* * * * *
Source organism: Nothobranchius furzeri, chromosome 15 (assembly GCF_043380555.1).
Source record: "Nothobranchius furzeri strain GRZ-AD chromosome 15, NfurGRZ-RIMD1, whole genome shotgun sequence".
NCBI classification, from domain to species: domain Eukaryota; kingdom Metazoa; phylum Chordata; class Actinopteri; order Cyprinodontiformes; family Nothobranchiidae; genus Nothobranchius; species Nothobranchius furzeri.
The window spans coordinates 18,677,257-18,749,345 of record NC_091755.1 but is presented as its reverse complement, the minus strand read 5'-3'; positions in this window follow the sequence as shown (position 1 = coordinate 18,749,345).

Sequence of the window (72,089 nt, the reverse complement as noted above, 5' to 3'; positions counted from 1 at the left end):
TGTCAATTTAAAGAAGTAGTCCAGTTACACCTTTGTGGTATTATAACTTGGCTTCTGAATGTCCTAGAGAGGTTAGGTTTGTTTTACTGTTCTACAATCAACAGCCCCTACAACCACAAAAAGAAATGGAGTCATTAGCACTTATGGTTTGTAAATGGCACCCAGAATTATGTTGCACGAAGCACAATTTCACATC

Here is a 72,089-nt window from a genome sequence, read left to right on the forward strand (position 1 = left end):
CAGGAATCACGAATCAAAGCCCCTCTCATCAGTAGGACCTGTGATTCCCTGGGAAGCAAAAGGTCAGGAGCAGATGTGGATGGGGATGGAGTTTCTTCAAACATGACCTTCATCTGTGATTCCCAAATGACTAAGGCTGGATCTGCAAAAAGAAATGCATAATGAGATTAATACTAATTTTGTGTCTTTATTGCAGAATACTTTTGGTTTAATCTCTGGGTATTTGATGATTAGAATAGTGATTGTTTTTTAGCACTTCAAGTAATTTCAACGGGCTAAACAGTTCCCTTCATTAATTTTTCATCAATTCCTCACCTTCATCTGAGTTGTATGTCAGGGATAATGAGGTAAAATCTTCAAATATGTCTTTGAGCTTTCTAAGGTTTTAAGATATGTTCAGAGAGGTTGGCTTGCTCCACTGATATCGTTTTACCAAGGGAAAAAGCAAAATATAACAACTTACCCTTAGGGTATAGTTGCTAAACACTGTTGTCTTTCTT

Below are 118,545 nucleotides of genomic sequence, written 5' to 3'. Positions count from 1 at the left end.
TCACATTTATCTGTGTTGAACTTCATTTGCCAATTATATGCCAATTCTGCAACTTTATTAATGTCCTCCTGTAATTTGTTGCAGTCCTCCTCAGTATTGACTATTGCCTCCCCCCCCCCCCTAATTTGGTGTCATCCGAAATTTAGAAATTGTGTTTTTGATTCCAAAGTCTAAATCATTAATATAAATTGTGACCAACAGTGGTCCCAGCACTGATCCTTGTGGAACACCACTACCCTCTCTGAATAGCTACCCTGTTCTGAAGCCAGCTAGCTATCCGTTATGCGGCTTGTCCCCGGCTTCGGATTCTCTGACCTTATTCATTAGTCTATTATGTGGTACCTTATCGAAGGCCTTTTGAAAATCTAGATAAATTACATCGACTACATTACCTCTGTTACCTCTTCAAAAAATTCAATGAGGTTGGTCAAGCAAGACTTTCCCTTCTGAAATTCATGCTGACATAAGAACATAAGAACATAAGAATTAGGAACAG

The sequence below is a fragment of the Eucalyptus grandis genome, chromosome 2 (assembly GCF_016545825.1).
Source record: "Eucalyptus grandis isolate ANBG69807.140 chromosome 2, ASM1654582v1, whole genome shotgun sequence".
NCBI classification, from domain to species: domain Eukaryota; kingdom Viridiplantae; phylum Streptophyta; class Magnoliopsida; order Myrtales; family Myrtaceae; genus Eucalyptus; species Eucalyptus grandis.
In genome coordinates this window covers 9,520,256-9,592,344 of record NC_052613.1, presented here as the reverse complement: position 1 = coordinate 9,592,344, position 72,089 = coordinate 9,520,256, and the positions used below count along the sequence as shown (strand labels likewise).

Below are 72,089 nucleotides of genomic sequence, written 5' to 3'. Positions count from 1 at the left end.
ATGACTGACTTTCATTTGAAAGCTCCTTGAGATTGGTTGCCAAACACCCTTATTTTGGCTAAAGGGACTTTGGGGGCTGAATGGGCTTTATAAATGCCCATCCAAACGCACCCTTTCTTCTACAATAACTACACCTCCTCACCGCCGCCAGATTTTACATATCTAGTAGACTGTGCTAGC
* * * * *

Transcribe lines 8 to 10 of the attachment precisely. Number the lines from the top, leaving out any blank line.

CAGGAATCACGAATCAAAGCCCCTCTCATCAGTAGGACCTGTGATTCCCTGGGAAGCAAAAGGTCAGGAGCAGATGTGGATGGGGATGGAGTTTCTTCAAACATGACCTTCATCTGTGATTCCCAAATGACTAAGGCTGGATCTGCAAAAAGAAATGCATAATGAGATTAATACTAATTTTGTGTCTTTATTGCAGAATACTTTTGGTTTAATCTCTGGGTATTTGATGATTAGAATAGTGATTGTTTTTTAGCACTTCAAGTAATTTCAACGGGCTAAACAGTTCCCTTCATTAATTTTTCATCAATTCCTCACCTTCATCTGAGTTGTATGTCAGGGATAATGAGGTAAAATCTTCAAATATGTCTTTGAGCTTTCTAAGGTTTTAAGATATGTTCAGAGAGGTTGGCTTGCTCCACTGATATCGTTTTACCAAGGGAAAAAGCAAAATATAACAACTTACCCTTAGGGTATAGTTGCTAAACACTGTTGTCTTTCTT

Below are 118,545 nucleotides of genomic sequence, written 5' to 3'. Positions count from 1 at the left end.
TCACATTTATCTGTGTTGAACTTCATTTGCCAATTATATGCCAATTCTGCAACTTTATTAATGTCCTCCTGTAATTTGTTGCAGTCCTCCTCAGTATTGACTATTGCCTCCCCCCCCCCCCTAATTTGGTGTCATCCGAAATTTAGAAATTGTGTTTTTGATTCCAAAGTCTAAATCATTAATATAAATTGTGACCAACAGTGGTCCCAGCACTGATCCTTGTGGAACACCACTACCCTCTCTGAATAGCTACCCTGTTCTGAAGCCAGCTAGCTATCCGTTATGCGGCTTGTCCCCGGCTTCGGATTCTCTGACCTTATTCATTAGTCTATTATGTGGTACCTTATCGAAGGCCTTTTGAAAATCTAGATAAATTACATCGACTACATTACCTCTGTTACCTCTTCAAAAAATTCAATGAGGTTGGTCAAGCAAGACTTTCCCTTCTGAAATTCATGCTGACATAAGAACATAAGAACATAAGAATTAGGAACAG